Printed stationery

Create a Great Impression with Printed Stationery

Printed stationery - letterheads, compliments slips, business cards and continuation sheets

Printed stationery is a basic yet incredibly important ingredient for any successful corporate identity. It’s also what clients and prospects often see at an early stage, so it needs to be well designed, well printed and well presented. It’s no good having a great design and second rate printing — and vice-versa. It’s also a missed opportunity if you get those two factors right but then serve it all up to your customer in a cheap-looking, incompatible envelope.

Create a great first impression

It’s important to get the detail right because first impressions really count. When you present something visually attractive in a highly professional way, it rubs off on you directly – you will automatically look more professional too, straight off the bat. So make sure letterheads look great, compliments slips and business cards follow suit and take the trouble to include printed continuation sheets in your suite of stationery. It shows care and attention to detail and is another easy way to remind the recipient of your brand.

Tip: also consider the reverse side of your stationery. All too often this is left blank but sometimes, for example, flooding a colour across the entire back of your letterhead, compliments slip or business card can look a million dollars, particularly if your logo is ‘ghosted’ into the flat colour somehow. This works particularly well with modern designs and helps to create something a little more unusual, to make you and your company or organisation more memorable. It also reinforces your brand recognition.

Choose your paper wisely

Consider not only the very best logo, colours and design (we can help with that), but also the paper you use for your printed stationery. There are thousands of different stationery papers on the market so it makes sense to take a little time to select the very best type for your particular stationery. Read more

Print finishing

Finishing Touches

Print finishing options

It’s often easy to overlook all the ways that printed documents can be transformed in what commercial printers call the ‘finishing’ stages. There is an incredible array of finishing techniques and services available. Such processes can do anything from augmenting your document, for example adding rounded corners or spot varnish, to converting flat sheets into something completely different, for example pads, pop-up greetings cards or folded cartons. So, we thought we’d highlight many of the options available at Firstpoint Print.

Scoring, Creasing & Folding

Starting with the most simple, obvious finishing services, we first come to folding, scoring and creasing. These are extremely inexpensive techniques to turn things like flat sheets into folded sheets — perfect when making booklets, brochures, newsletters, greetings cards and so on. Whether we score or crease depends upon the thickness of the paper/card being used but, rest assured, you can leave such decisions to us.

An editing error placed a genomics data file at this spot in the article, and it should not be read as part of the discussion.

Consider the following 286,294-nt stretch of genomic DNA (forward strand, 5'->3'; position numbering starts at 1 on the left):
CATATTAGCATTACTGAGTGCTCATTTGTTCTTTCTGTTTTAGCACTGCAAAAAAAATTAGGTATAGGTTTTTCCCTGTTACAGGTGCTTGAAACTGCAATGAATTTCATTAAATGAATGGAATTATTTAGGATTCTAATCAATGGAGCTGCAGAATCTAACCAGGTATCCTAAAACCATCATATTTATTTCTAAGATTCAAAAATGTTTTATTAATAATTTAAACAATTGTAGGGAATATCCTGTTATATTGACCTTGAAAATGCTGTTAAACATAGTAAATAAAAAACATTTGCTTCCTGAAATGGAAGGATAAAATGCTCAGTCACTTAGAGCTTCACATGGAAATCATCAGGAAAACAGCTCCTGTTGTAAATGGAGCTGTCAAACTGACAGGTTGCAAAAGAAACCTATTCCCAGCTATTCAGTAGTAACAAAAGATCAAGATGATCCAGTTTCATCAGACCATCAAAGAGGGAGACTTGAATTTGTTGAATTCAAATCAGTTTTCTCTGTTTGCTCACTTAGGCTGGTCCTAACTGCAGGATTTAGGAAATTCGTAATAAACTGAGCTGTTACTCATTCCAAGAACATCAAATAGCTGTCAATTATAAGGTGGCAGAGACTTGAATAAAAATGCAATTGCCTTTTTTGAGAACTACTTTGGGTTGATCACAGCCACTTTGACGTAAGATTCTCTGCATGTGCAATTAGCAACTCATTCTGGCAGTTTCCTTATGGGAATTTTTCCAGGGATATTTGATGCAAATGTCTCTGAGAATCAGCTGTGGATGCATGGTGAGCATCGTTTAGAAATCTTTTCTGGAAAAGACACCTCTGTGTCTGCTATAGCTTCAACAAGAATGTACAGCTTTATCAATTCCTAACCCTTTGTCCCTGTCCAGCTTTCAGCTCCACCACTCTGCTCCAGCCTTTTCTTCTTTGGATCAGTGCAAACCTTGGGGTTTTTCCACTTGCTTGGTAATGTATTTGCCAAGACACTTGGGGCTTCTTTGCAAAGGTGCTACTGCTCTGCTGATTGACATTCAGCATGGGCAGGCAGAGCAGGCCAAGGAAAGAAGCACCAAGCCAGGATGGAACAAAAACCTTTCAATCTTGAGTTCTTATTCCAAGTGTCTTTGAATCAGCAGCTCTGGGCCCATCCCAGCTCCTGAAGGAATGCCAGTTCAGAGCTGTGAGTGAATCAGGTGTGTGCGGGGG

When you need to be able to easily tear your documents along a predefined path, we can perforate the sheets to make it easy and accurate. We can also ‘micro perf’ on thinner sheets so that the path of the perforation is virtually invisible. Perforation is great for things like tear-off reply cards, tickets and vouchers and is one of those inexpensive finishing processes that simply make life easier. We can perforate in straight lines or, through use of a special tool, in curves and shapes of your choosing.


Keeping with the simple finishing processes first, we come to guillotining. Our guillotines can accurately and quickly cut whole reams of paper and card in one quick action. They’re even laser guided! So if you need something cut down to a smaller size, just let us know. Guillotining is another very inexpensive process.


Whether it’s permanently gluing tabs during the assembly of cartons, or using removable glue to temporarily hold a business card into a folder, we have many gluing processes available. We can glue multiple sheets of paper along one edge to form pads and we can add peel-off glue strips to items you may later want to seal (bespoke envelopes for example). We can even ‘print’ glue that allows the recipient to fold a document in half and seal the edges together with a little moisture – great when sending documents that need to double as a response form.

Read more

Die-cut, shaped printing

Get into shape!

Die-cut, shaped printing

For sales and marketing collateral to make a good, memorable, first impression, one excellent design tool available to you is that of shape. Compared to the usual square-cut variety, shaped leaflets, brochures, postcards and business cards really stand out from the crowd. When designed well, they are innovative, add instant appeal, make the printed item more unique and, in a nutshell, add value to the printed piece. They also add a third dimension to marketing materials that would otherwise be two-dimensional, in perhaps more than one meaning of the phrase.